Both of these essays have been published before but surprisingly, this is the first time they have been published together. Paris Press has lovingly put together what should become a definitive volume with Hermione Lee’s original introduction to ‘On Being Ill’. An afterword to the entire volume, written by Rita Charon (internist and literary critic) is particularly effective in drawing conclusions on the book as whole. After all, it is the book as a whole which offers a full and rich statement on the multi-faceted nature of illness, whether as carer or sufferer.
The first essay, Woolf’s ‘On Being Ill’ deserves to be up there with ‘A Room of Her Own’ and ‘Mr. Bennett and Mrs. Brown’ as a definitive artistic and philosophic statement. To be honest, it is not at all surprising that one of the best Modernist writers, who felt so keenly the arbitrary nature of such binary oppositions, would recognise that being ill destroyed any easy delineation between body and mind. She begins by lamenting the Cartesian nature of her time: ‘literature does its best to maintain that its concern is with the mind; that the body is a sheet of plain glass through which the soul looks straight and clear’ (p. 4). From this philosophical standpoint and in beautiful, lyrical prose, she speaks of being sick as a private, unique and ultimately transformative experience. From observing the skies to poetic language, a kind of understanding is accessed which is all too easily passed by in health:
‘Incomprehensibility has an emormous power over us in illness, more legitimately perhaps than the upright will allow’ (p. 21).
It becomes obvious that Woolf knew that illness had a lot to tell us and yet, while the practice of medicine has long understood illness to the extent that it continually made progress with prevention and treatment, little time has been given to considering the inner life of the patient. Being able to read Julia Stephen’s ‘Notes from Sick Rooms’ directly after Woolf’s essay in one book, you are reminded of this fact more than ever. Because despite Stephen’s complete consideration for the patient’s dignity and comfort, her patient is an archetype, a concept, to be approached and considered in exactly the same way. There is a certain uniform nature to illness here, shored up by Stephen’s desire for quantifiable clarity: ‘I have taken pains to note down things which have come under my actual observations’ (p. 51). Whilst a great deal of her practical advice is so well considered to remain relevant and useful even today, her ability to understand the patient only goes so far. Woolf challenges the limitations of her mother’s knowledge by illuminating the unknown mental and psychological terrain the patient finds themselves in:
‘There is nothing ready made for him. He is forced to coin words himself, and taking his pain in one hand, and a lump of pure sound in the other (as perhaps the people of Babel did in the beginning), so to crush them together that a brand new word in the end drops out’ (p. 7)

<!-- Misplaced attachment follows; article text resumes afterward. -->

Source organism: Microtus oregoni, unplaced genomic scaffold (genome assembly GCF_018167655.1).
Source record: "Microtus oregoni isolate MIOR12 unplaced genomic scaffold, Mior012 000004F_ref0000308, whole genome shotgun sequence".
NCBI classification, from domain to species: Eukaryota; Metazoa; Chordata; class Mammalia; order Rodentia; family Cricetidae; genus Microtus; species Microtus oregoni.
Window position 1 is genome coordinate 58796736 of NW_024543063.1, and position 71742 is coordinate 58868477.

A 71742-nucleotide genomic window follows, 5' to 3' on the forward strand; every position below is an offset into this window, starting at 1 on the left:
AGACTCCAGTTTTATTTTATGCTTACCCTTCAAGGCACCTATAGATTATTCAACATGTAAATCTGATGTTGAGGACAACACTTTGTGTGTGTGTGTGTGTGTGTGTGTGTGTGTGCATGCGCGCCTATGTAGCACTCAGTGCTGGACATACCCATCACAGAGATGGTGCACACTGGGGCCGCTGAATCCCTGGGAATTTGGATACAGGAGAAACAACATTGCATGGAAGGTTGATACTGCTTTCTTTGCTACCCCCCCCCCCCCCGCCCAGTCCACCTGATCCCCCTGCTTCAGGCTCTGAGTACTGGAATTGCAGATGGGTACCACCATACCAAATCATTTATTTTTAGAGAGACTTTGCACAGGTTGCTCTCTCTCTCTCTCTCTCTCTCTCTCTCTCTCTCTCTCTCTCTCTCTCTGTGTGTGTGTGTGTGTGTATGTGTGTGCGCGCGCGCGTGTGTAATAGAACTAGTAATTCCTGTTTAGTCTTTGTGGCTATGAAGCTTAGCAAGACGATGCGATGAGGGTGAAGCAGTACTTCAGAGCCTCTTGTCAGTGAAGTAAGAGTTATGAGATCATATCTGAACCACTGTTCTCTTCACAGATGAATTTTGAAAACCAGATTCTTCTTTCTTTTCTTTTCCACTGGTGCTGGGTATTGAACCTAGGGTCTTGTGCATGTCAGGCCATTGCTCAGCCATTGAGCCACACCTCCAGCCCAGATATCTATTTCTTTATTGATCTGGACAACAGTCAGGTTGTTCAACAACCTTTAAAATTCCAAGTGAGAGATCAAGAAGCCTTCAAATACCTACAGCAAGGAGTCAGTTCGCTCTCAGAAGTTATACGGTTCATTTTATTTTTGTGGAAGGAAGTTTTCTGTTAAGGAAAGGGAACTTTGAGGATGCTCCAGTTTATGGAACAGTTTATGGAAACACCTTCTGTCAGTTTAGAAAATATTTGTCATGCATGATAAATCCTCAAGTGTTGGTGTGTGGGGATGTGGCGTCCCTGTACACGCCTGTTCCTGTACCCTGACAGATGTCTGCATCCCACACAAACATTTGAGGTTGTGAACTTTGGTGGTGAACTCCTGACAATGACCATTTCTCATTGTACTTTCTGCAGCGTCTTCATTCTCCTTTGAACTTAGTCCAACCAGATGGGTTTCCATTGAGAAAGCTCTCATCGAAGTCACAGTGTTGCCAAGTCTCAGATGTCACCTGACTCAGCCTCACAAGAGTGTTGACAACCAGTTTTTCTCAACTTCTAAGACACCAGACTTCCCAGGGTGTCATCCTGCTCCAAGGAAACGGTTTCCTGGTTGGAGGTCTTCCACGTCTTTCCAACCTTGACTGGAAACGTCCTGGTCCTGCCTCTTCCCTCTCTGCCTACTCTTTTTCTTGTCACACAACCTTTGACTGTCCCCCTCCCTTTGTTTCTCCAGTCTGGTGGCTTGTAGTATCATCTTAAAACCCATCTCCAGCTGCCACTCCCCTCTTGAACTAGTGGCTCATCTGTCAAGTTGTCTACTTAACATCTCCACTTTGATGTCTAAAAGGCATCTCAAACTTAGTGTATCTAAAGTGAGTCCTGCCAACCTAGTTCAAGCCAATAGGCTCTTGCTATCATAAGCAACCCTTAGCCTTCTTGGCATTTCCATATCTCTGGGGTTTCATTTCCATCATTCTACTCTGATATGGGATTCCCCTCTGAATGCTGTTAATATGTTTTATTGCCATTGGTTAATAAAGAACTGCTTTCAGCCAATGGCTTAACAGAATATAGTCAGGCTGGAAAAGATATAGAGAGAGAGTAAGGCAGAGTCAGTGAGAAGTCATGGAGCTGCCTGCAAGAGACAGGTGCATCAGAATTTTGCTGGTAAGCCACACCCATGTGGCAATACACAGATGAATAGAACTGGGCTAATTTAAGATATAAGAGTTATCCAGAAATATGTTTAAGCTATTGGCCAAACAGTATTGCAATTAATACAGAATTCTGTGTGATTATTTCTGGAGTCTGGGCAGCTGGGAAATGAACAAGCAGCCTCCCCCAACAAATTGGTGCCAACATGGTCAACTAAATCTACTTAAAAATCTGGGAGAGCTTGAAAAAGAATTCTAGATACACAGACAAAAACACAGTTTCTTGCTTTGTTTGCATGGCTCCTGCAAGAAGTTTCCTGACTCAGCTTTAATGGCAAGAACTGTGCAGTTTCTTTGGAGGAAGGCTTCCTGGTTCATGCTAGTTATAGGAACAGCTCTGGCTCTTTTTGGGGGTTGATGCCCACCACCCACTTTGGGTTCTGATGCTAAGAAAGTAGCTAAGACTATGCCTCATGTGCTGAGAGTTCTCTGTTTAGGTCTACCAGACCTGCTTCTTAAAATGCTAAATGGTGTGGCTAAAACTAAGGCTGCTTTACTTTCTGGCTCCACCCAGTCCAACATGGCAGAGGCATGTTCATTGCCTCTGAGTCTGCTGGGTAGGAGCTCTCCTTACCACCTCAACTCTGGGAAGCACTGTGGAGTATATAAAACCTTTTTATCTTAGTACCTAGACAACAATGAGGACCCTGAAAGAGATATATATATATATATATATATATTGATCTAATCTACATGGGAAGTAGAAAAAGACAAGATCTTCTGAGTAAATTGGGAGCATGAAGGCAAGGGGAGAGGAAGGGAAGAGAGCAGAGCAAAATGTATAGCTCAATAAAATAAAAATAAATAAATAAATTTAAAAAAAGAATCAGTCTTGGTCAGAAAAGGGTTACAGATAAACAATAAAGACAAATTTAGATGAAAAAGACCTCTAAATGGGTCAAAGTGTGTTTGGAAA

For Woolf, illness holds the possibility of creation. It becomes a rebellion, an inconvenient truth uttered by those who ‘cease to be soldiers in the army of the upright’ (p. 12). This stunning line captures perfectly the entire thrust of the essay where Woolf wrenches the meaning of illness from the healers to the sufferers, insisting on a kind of epistemological agency for those in society considered without agency.
This idea seems as radical today as it must have done then. Rather than just pushing illness as far away from consciousness as possible, Woolf is, in effect, championing the individual voice and experience that comes from being sick. That is not to say that Woolf’s essay is diametrically opposed to that of her mother’s. Stephen’s ‘Notes from Sick Rooms’ is painstakingly attentive to the discomforts of illness; whether obvious or not so obvious, she takes it very seriously. Her notes on all aspects of caregiving reveal a deeply humanist approach which is concerned, above all, with listening to the patient and affording them a great respect. Her essay leaves you with the impression that you could do a lot worse than be nursed by Julia Stephens. And her writing becomes unexpectedly comic when writing about the ‘tyranny’ of crumbs in the bed; it will ring so true to anyone who has tried to eat toast in bed.
Ultimately through, Woolf and Stephens are coming from very different places. Stephens looks to practical tips on nursing to tame illness; Woolf suggests that there is value in drawing it closer, breathing it in, learning it’s every curve. As Rita Charon writes in her excellent afterword:
‘Mother and daughter disagree about knowability. The mother asserts that the ill Person is knowable down to her toes…The daughter asserts that no patient is like any other patient. No predictions can be made on the basis of the evidence from others’ experience. The experience of illness cannot be generalised (p. 113).’
Any Cop?: There is no doubt that this work will continue to be more and more relevant as the scope for medical humanities and illness memoirs increases. But this book is not just important from a literary point of view. At a time when disability cuts affect the most vulnerable in society, this book reminds us not only of the universal right to respect and dignity, but also, that the voice of the sick and disabled are important and vital. If those of us without such experiences stop listening, it will only be to society’s detriment.